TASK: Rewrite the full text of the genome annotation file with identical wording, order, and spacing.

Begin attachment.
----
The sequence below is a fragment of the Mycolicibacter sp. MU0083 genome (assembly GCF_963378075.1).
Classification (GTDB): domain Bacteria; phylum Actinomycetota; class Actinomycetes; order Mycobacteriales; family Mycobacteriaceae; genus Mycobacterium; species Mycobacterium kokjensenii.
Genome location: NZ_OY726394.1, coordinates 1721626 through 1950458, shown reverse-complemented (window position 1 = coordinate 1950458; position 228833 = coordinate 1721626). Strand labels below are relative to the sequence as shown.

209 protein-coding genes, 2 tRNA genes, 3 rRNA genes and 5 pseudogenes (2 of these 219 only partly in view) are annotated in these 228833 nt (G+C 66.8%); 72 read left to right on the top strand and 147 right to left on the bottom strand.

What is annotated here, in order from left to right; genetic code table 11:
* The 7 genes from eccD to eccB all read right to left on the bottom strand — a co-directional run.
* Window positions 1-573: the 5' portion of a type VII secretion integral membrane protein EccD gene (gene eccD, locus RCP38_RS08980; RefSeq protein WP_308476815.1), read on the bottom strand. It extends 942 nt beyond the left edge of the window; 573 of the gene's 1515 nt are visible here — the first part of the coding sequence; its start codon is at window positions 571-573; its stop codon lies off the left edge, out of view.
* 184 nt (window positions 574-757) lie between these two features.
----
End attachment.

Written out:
The sequence below is a fragment of the Mycolicibacter sp. MU0083 genome (assembly GCF_963378075.1).
Classification (GTDB): domain Bacteria; phylum Actinomycetota; class Actinomycetes; order Mycobacteriales; family Mycobacteriaceae; genus Mycobacterium; species Mycobacterium kokjensenii.
Genome location: NZ_OY726394.1, coordinates 1721626 through 1950458, shown reverse-complemented (window position 1 = coordinate 1950458; position 228833 = coordinate 1721626). Strand labels below are relative to the sequence as shown.

209 protein-coding genes, 2 tRNA genes, 3 rRNA genes and 5 pseudogenes (2 of these 219 only partly in view) are annotated in these 228833 nt (G+C 66.8%); 72 read left to right on the top strand and 147 right to left on the bottom strand.

What is annotated here, in order from left to right; genetic code table 11:
* The 7 genes from eccD to eccB all read right to left on the bottom strand — a co-directional run.
* Window positions 1-573: the 5' portion of a type VII secretion integral membrane protein EccD gene (gene eccD, locus RCP38_RS08980; RefSeq protein WP_308476815.1), read on the bottom strand. It extends 942 nt beyond the left edge of the window; 573 of the gene's 1515 nt are visible here — the first part of the coding sequence; its start codon is at window positions 571-573; its stop codon lies off the left edge, out of view.
* 184 nt (window positions 574-757) lie between these two features.